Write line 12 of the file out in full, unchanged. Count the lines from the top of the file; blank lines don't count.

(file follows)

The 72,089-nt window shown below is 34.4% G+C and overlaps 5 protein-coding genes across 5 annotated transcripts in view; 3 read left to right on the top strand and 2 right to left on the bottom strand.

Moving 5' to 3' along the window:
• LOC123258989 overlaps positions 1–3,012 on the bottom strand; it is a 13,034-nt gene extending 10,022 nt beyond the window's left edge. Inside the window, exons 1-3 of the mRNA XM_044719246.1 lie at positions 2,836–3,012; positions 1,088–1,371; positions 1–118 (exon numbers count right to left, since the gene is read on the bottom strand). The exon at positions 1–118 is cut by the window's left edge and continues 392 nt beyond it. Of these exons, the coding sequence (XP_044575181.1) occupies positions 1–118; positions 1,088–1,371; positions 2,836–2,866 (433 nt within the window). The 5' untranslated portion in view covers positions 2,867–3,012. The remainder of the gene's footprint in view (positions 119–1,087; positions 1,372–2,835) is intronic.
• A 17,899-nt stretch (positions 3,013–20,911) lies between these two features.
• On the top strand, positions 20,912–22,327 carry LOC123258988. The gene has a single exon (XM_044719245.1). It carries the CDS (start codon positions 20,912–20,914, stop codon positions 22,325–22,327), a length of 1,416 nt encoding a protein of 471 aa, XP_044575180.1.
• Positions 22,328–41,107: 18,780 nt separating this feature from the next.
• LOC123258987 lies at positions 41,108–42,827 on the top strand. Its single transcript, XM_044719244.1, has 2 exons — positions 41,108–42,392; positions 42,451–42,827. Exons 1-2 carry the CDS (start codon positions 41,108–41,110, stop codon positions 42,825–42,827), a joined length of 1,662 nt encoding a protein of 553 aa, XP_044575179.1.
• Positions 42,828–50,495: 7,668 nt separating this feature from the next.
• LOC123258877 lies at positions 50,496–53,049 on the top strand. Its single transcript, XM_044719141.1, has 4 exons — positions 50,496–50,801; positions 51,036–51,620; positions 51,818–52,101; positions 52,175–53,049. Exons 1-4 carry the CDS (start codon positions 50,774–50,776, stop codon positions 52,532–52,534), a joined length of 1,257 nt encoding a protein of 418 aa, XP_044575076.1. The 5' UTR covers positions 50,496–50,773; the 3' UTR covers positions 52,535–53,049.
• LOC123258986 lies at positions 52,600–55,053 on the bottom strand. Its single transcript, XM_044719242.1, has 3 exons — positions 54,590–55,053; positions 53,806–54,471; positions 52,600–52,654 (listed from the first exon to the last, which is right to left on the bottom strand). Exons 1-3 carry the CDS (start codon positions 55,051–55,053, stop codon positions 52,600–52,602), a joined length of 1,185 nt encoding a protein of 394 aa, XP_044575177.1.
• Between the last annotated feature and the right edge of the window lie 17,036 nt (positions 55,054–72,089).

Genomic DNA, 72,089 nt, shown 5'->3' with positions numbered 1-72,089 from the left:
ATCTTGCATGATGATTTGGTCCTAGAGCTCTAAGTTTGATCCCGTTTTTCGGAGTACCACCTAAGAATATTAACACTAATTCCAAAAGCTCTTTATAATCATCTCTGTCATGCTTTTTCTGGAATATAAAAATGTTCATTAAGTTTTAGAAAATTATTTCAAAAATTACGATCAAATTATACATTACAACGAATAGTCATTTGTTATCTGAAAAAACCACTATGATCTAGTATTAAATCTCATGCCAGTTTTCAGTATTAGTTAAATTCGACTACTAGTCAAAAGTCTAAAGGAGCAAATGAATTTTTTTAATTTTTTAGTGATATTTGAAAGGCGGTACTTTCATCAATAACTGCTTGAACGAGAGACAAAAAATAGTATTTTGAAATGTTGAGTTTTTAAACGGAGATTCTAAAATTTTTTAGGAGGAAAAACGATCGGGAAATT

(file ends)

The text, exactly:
Genomic DNA, 72,089 nt, shown 5'->3' with positions numbered 1-72,089 from the left: